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The 35/39 Trial

Induction of labour versus expectant management for women over 35 years of age

Frequently Asked Questions

Who makes sure the trial is safe and well designed?

Before the trial was funded it was reviewed by an independent group of experts who determined that it was sensible and would result in a scientifically valid answer.

All research in the NHS is also looked at by an independent group of people called a Research Ethics Committee, to protect patient safety, rights, well-being and dignity. This study has been reviewed and given a favourable opinion by NHS by the Derby 1 Research Ethics Committee.

The study has also been reviewed and approved by the Research & Innovation department of Nottingham University Hospitals NHS Trust.

Why are these two treatments being compared?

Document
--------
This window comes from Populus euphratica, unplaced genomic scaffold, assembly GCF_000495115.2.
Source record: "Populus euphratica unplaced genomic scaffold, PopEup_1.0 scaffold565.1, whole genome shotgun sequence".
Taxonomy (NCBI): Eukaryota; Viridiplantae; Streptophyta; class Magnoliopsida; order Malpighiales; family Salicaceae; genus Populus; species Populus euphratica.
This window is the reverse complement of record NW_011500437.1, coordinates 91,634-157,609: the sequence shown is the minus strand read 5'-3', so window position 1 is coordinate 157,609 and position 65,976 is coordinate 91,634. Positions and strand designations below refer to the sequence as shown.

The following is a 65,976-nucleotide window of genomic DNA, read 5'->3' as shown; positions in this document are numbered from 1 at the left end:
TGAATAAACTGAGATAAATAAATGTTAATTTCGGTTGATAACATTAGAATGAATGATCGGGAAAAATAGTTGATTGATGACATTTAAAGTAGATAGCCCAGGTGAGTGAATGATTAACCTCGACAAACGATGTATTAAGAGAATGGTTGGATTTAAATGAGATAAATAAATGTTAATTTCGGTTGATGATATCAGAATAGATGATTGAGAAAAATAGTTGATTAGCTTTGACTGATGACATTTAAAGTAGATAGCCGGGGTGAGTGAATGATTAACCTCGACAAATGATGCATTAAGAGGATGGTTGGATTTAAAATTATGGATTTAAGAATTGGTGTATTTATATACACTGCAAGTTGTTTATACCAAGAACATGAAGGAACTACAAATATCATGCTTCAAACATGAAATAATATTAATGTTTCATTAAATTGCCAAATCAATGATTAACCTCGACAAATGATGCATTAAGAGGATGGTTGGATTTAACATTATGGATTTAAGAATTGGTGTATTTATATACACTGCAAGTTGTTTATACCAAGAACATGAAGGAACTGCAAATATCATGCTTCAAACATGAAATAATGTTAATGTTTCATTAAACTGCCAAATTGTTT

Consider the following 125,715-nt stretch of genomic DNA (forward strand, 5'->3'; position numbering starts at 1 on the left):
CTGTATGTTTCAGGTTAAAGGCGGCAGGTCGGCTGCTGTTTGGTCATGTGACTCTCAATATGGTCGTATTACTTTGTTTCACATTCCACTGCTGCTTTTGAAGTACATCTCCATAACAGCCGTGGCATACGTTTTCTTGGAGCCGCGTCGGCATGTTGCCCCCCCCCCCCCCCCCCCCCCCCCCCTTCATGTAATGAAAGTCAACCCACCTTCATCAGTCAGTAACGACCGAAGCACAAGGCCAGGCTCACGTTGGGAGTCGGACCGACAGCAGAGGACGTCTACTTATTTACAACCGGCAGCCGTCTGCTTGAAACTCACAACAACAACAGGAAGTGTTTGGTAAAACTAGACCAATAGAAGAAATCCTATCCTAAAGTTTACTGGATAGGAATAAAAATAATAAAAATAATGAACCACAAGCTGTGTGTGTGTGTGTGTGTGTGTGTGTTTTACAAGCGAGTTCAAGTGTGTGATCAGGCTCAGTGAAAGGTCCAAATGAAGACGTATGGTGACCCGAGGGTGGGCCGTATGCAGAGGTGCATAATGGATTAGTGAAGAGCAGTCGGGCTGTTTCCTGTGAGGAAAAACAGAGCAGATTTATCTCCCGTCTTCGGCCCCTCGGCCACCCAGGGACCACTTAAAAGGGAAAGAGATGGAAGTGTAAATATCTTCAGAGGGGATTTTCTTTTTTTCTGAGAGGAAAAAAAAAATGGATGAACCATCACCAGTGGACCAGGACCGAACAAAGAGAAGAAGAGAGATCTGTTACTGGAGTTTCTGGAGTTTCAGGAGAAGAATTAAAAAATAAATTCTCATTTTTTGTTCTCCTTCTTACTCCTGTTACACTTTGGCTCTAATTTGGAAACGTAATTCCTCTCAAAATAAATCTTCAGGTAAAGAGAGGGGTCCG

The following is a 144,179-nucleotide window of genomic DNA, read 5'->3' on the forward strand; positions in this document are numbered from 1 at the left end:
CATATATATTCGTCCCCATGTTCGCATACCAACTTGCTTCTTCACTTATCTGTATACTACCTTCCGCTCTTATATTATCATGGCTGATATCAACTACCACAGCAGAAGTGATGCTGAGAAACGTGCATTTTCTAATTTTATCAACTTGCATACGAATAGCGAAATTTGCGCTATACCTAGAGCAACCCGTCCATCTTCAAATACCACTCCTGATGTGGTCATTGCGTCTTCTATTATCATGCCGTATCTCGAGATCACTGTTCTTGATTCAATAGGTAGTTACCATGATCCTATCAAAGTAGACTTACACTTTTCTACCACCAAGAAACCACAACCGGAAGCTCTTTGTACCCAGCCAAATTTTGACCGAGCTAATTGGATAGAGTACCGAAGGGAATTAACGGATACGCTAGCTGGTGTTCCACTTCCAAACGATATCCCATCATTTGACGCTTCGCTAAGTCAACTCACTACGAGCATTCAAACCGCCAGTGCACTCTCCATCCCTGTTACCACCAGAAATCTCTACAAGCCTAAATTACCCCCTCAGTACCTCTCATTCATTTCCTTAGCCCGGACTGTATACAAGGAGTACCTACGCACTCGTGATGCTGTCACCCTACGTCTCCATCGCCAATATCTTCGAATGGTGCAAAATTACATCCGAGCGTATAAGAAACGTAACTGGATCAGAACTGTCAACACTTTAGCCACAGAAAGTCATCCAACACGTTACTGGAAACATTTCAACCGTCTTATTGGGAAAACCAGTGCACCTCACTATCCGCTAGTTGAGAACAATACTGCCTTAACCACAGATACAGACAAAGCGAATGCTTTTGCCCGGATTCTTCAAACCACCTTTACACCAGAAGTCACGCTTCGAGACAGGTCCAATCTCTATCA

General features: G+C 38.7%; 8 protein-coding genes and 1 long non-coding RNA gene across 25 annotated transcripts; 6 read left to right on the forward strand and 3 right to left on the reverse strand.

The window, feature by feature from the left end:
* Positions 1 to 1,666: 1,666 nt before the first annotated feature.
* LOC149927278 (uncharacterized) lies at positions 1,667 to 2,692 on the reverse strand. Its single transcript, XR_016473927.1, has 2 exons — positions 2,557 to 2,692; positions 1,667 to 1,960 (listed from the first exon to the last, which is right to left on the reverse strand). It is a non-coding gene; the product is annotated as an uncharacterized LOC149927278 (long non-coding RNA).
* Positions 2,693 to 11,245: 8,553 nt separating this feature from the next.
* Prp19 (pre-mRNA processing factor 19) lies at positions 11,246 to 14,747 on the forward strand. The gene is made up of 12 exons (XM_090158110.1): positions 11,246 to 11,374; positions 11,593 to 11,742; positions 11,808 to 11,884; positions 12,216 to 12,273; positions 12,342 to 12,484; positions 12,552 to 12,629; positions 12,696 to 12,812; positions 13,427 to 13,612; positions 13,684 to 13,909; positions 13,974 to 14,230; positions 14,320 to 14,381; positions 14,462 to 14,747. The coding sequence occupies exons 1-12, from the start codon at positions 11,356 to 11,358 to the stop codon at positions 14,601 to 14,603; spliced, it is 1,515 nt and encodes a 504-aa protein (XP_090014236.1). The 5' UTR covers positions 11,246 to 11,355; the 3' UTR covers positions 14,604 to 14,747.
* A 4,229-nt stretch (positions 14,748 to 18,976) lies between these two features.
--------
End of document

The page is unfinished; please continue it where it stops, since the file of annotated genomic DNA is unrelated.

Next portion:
Early labour induction is already sometimes offered in the NHS. But its introduction has been haphazard. Some consultants always offer it and some never do. When we asked a sample of recently delivered women over age 35 some felt it should be offered to everyone, and others were outraged that such a treatment was being offered at all without firm evidence of benefit. Only a properly conducted randomised trial will answer the question.

Who is funding the trial?

The trial is funded by the Department of Health through the Research for Patient Benefit (RfPB) programme which ‘supports high quality research for the benefit of users of the NHS in England’.

Who is organising the research?

By law, all clinical research conducted in the UK must have a sponsor. A sponsor is an organisation such as a hospital or research institute which is the ‘home base’ for the trial. The sponsor initiates and manages the clinical research. In the case of this trial, the Nottingham University Hospitals NHS Trust will act as a sponsor for the research.